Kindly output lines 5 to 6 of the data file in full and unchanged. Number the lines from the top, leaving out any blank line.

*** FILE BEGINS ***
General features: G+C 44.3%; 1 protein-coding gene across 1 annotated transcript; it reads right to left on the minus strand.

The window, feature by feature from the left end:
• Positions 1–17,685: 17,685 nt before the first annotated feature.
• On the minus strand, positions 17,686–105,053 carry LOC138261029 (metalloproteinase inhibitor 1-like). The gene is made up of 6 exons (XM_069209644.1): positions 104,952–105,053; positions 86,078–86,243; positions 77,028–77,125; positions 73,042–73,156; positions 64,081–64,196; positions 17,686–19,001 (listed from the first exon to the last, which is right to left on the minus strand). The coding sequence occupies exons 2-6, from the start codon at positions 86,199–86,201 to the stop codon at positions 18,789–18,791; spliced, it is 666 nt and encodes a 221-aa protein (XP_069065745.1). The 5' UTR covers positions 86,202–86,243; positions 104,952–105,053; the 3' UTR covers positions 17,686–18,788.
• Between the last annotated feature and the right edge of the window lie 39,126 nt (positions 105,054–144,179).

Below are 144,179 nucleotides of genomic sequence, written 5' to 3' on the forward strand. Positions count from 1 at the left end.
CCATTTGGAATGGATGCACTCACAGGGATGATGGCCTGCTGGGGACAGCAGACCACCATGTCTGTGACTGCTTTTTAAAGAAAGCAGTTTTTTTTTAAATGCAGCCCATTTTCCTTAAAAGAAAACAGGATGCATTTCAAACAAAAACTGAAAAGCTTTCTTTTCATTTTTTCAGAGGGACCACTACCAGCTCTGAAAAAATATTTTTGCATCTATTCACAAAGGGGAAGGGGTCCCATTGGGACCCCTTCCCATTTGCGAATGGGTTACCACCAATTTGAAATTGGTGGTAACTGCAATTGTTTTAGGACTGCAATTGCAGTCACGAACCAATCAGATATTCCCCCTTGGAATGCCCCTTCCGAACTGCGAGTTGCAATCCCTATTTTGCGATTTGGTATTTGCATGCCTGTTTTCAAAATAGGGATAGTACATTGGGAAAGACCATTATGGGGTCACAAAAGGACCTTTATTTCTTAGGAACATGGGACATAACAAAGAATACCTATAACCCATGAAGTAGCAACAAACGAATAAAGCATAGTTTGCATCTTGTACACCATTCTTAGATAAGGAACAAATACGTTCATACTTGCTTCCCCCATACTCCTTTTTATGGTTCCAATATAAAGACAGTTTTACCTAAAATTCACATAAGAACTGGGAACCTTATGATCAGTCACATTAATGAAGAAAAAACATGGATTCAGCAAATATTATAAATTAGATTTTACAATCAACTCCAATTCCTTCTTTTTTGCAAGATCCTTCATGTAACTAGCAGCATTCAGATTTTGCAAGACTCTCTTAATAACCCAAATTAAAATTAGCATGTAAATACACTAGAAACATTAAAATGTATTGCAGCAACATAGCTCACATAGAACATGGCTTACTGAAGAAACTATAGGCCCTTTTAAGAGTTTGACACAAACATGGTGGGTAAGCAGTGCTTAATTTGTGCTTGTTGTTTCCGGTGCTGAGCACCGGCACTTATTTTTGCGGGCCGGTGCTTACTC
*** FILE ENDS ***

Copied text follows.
• Between the last annotated feature and the right edge of the window lie 39,126 nt (positions 105,054–144,179).

Below are 144,179 nucleotides of genomic sequence, written 5' to 3' on the forward strand. Positions count from 1 at the left end.